Cellphone dead? This phone makes battery-free calls

Researchers at the University of Washington have developed what they call the first battery-free cellphone.

University of Washington researchers have built a phone that requires almost no power

The battery-free phone gets the minimal power it needs by harnessing ambient radio signals or ambient light. (Mark Stone/University of Washington)

One of the biggest challenges with cellphones is maintaining battery power, but new research is developing the technology for a battery-free phone.

Researchers at the University of Washington have developed what they call the first battery-free cellphone, which they discuss in an article published earlier this week in Proceedings of the ACM on Interactive, Mobile, Wearable and Ubiquitous Technologies.

Lead author Vamsi Talla told CBC News that, although the prototype doesn't work exactly like a standard phone, there are a lot of possibilities from a battery-free phone.

This battery-free technology could be useful in places where getting an electrical charge is difficult, he said, and could create a phone that lasts longer because it's not dependent on the shelf life of the battery.​

The main benefit would be the ability to make a phone call even if a cellphone's battery is low or even has zero power, Talla said.

The team created the phone from scratch, because existing phones use too much power to be modified to operate without a battery, he said.

"By re-engineering the way a cellphone operates, we can get down the power consumption to a few microwatts, which is about 1,000 to 10,000 times lower than a cellphone uses," he said.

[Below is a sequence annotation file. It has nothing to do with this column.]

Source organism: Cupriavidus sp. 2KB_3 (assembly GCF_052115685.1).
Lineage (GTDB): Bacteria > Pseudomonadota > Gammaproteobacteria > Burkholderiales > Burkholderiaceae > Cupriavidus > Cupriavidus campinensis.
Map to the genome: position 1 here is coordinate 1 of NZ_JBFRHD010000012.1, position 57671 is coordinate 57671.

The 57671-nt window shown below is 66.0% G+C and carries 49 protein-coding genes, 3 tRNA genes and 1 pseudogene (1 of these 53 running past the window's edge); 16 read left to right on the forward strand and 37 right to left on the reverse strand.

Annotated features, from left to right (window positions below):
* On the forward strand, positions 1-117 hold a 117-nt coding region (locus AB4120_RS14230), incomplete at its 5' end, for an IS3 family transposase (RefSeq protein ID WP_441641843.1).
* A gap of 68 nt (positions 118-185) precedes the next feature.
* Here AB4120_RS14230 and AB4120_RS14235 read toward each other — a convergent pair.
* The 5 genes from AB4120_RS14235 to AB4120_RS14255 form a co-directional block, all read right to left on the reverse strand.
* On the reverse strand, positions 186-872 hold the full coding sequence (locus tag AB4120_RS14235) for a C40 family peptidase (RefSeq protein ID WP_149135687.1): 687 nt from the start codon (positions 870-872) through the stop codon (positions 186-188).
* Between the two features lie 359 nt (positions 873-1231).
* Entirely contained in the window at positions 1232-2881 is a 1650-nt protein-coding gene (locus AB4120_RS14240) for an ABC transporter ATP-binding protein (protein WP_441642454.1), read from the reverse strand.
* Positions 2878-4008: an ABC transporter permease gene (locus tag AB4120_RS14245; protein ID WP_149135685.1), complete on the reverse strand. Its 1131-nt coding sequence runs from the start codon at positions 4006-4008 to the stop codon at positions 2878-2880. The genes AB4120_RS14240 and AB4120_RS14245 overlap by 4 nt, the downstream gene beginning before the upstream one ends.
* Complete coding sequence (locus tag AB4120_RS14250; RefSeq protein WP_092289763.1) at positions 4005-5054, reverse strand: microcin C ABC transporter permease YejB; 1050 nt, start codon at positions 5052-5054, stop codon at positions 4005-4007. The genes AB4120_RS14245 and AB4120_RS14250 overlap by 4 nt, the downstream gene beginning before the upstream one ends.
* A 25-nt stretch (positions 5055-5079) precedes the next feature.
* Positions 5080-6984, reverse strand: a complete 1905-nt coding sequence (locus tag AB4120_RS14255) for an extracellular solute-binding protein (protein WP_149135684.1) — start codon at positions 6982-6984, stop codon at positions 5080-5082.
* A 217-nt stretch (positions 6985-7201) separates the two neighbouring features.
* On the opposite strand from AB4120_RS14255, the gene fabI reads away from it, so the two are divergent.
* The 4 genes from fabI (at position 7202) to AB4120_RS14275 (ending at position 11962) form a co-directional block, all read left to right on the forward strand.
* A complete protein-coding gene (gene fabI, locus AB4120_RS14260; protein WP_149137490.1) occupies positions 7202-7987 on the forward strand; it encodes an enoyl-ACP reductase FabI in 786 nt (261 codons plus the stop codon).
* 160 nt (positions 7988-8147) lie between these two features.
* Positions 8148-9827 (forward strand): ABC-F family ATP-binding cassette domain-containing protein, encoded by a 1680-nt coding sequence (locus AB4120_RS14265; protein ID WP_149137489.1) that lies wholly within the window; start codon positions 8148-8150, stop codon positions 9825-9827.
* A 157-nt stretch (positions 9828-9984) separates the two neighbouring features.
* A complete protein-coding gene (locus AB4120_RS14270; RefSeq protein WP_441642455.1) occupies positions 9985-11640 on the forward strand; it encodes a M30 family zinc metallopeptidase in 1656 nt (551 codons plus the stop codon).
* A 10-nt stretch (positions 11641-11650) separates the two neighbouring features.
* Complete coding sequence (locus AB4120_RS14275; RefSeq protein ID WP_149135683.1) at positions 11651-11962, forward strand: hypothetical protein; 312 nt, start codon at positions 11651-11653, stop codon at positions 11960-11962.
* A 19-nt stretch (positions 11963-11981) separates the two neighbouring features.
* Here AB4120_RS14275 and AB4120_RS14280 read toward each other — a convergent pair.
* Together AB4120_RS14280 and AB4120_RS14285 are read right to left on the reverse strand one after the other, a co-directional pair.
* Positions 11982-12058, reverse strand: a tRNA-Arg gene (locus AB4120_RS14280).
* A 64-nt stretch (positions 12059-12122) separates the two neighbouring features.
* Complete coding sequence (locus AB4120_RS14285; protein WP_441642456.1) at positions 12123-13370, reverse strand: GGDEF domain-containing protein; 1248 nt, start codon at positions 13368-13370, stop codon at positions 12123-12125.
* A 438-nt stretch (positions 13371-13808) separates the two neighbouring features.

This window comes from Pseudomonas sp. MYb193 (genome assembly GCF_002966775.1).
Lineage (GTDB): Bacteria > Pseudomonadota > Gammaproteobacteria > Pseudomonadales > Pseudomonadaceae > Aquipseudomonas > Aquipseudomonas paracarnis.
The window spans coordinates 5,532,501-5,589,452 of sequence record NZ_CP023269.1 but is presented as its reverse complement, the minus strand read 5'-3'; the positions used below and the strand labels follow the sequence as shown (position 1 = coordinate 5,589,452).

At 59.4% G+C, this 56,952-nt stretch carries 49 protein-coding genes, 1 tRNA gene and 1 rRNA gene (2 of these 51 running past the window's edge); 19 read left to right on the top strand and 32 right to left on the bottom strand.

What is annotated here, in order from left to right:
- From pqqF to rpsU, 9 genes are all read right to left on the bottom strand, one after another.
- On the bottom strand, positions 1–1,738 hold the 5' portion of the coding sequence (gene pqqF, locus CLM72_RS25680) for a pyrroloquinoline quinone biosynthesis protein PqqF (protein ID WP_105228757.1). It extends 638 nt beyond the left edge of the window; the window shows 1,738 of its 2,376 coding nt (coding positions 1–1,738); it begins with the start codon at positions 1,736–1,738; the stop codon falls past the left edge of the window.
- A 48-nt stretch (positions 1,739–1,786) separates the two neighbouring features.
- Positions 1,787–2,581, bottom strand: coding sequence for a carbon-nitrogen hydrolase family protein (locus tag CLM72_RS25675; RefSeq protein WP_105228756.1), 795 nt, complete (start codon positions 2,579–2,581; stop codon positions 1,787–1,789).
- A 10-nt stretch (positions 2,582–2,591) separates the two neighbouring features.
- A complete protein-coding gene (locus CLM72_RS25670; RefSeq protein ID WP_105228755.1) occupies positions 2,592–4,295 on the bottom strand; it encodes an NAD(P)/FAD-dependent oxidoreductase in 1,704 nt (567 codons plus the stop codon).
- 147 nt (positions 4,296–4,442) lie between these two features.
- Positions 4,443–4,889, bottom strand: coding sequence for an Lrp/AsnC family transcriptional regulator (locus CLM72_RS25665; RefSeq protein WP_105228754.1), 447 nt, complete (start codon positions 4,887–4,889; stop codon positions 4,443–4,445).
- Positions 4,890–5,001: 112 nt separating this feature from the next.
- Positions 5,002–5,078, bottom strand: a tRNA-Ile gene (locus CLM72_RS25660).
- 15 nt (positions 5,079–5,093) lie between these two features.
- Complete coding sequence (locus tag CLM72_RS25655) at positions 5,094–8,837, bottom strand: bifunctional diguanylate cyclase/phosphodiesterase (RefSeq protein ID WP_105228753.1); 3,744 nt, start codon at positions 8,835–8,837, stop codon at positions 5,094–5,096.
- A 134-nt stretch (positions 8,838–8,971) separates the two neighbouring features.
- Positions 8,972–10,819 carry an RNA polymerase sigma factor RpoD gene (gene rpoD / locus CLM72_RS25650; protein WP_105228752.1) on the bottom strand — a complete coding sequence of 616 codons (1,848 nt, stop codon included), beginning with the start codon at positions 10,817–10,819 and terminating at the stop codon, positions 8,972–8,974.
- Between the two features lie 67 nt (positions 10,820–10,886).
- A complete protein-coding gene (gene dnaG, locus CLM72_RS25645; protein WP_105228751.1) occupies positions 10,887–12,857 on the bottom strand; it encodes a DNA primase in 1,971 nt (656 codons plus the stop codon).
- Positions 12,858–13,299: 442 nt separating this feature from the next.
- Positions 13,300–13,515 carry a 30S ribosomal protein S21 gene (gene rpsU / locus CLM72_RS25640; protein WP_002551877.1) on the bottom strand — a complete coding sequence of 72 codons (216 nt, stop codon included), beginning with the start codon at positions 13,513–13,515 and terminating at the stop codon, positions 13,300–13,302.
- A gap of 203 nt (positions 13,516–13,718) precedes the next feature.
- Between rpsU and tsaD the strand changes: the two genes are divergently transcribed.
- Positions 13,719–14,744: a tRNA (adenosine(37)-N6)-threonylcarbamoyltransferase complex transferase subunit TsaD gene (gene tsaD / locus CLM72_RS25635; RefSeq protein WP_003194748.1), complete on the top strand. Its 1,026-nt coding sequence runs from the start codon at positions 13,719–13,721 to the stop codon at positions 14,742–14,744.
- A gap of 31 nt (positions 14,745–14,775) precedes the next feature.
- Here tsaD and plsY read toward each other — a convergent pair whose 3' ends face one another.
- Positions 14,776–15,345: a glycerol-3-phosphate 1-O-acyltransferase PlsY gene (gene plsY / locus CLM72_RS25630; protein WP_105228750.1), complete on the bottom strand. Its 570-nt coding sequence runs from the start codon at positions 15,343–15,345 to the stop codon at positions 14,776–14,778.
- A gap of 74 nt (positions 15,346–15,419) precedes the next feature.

Low power needs

Battery-free calling operates by turning vibrations from a phone's microphone into analog signals that go to a customized base which then sends the message back to whoever is receiving the call, Talla explained. This base could potentially be built into existing cellphone towers or even Wi-Fi routers.

For their prototype, researchers made voice calls using Skype, sending information over an existing internet connection, Talla explained. 

To make the battery-free phone use minimal power, the device gathers the 3.5 microwatts it needs from ambient radio signals or light — the phone doesn't have its own radio signal or send information digitally, Talla said.

Sending analog information instead of digital saves a lot of power, he said.

Not a smartphone stand-in

Talla doesn't expect the battery-free phone to replace the iPhone or Android phones anytime soon, as great as it sounds to not need to recharge your phone.

"It's very unlikely you'll be making battery-free calls all the time," he said. "But I expect if your battery is low or your phone is dead then it's a good fail-safe mode to have where at least you can be guaranteed some options."

The current prototype is very basic, and in its first phase operates more like a walkie-talkie, with the user talking only or listening only, Talla said.

However, he said the technology is capable of a standard phone call where someone can talk and listen at the same time. The researchers are also developing a display similar to the Kindle for the phone as well as a camera, he said.

"It could be a complementary technology that gives you some functionality if the battery is low or you run out of battery."